Kirkman and i have had our disagreements in the past, but i think his intent here is right. The industry is amazingly stagnant and the creator-owned market is taking huge hits and dying. The overall market is up, but the landscape is harsh and the sales figures are polarized. The lunchbox heroes are doing pretty good, but there are remarkably few out there striving to bring something new to the table.
And on the Comics Should Be Good blog at CBR, Jay Faerber, who writes (and owns) several Image titles, tries to add some clarity in the comment section of this post:
I can’t speak for Robert, but the way I understood his editorial was that it’s not enough to just “dabble” in creator-owned work. Why do three or four Marvel / DC books and one creator-owned book? Why not do the opposite, and put the emphasis on creator-owned work? Guys like Kirkman, Ellis, and Vaughan are able to do this, and make a fine living off of their creator-owned work.
And finally, in the comments section of The Beat’s post on the video, Lea Hernandez, who writes and owns her own comics, points out that this line of thinking isn’t exactly new:
Here’s hoping that Kirkman saying what I and others have been saying as long as I’ve been in comics (O HAI twenty-two years, three GNs, two series, two collections, and Comic Book Tattoo) is a push for people trying to make that decision.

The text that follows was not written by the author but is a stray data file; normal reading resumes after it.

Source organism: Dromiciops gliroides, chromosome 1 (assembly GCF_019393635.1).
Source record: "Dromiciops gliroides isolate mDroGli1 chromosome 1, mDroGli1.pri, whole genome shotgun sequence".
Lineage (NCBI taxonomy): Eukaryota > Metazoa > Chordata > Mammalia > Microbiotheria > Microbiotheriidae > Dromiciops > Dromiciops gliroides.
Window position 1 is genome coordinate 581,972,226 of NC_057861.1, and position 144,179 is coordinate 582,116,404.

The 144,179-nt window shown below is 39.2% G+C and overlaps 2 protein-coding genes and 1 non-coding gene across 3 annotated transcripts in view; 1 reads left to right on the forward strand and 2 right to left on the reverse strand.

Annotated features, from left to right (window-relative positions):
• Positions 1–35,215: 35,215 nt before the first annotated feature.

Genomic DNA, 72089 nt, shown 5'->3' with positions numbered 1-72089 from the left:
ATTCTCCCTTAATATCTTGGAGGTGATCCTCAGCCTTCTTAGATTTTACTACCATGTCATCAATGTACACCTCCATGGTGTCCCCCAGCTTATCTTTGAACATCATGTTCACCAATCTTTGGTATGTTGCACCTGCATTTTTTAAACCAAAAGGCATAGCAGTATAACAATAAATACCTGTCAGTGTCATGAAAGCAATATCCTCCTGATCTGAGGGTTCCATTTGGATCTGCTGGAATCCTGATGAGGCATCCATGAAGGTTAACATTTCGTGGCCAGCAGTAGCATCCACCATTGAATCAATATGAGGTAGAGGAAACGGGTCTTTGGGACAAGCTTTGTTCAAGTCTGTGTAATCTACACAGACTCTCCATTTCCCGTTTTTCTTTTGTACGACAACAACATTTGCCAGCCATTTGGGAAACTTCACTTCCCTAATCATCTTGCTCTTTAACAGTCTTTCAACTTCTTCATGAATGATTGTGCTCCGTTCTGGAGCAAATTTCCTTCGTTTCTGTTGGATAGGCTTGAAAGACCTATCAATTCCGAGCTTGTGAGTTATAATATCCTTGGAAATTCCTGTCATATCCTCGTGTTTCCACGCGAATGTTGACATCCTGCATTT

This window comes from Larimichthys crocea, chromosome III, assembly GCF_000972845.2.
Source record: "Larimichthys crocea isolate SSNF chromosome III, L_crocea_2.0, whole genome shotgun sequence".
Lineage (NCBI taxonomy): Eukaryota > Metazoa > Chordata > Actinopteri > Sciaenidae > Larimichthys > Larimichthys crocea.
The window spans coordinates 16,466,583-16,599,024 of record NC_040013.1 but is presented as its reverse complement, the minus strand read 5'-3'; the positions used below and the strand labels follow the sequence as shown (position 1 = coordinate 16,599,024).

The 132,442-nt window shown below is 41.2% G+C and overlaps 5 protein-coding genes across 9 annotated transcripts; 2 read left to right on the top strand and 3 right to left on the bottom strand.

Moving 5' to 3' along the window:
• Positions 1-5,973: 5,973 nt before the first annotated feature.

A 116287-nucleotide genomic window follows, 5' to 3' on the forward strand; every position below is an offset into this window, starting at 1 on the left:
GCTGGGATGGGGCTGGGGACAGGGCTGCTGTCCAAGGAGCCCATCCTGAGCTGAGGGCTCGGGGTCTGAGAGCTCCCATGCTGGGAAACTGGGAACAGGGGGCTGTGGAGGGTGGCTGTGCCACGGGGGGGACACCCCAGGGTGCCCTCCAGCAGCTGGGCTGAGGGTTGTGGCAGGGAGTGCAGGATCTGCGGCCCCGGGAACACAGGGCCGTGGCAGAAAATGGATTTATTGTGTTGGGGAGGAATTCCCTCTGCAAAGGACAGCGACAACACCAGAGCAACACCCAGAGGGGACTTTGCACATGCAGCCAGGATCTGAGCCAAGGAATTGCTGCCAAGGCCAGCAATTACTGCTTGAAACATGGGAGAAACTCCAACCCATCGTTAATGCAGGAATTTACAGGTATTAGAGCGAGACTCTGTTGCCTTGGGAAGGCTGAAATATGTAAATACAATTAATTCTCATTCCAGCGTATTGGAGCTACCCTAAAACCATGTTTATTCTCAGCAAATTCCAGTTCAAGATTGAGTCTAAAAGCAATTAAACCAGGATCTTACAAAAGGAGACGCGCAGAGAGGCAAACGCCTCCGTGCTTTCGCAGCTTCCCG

We’ve had the tools in place (self-published w/o the hurdles of up-front cost and satisfying Diamond and convincing retailers to buy (Image and the web)) for at least ten years.
And finally Leigh Walton, who works at Top Shelf:
It just seems like this message is already out there. Mark Millar’s regular announcements of his enormous financial success are hard to miss. Ellis has made a career out of cursing the backwards thinking of the American comics market and (rightly) insisting on the moral superiority of creator-owned work. It kind of seems like at this point, people have made their decisions. Most creators who are interested in this sort of thing are already in the trenches trying to make it work; I suspect their answer to Kirkman’s question of “why aren’t there more Hellboys and Walking Deads?” is “I would very much like for my book to be a Hellboy or Walking Dead, thanks for asking.”
While there are plenty of folks on both sides of the debate, two themes unrelated to that debate that seem to keep coming up include:
1) The Marvel Adventures line isn’t talking down to kids.
2) The banjo music in the video was kind of odd and maybe scary, and the overall production value of the piece was kind of crappy.
Personally I thought the production was fine for what it was, as the message outweighed any flaws in how it was delivered. It certainly didn’t keep me from watching the whole thing. But I’ll agree about the Deliverance music.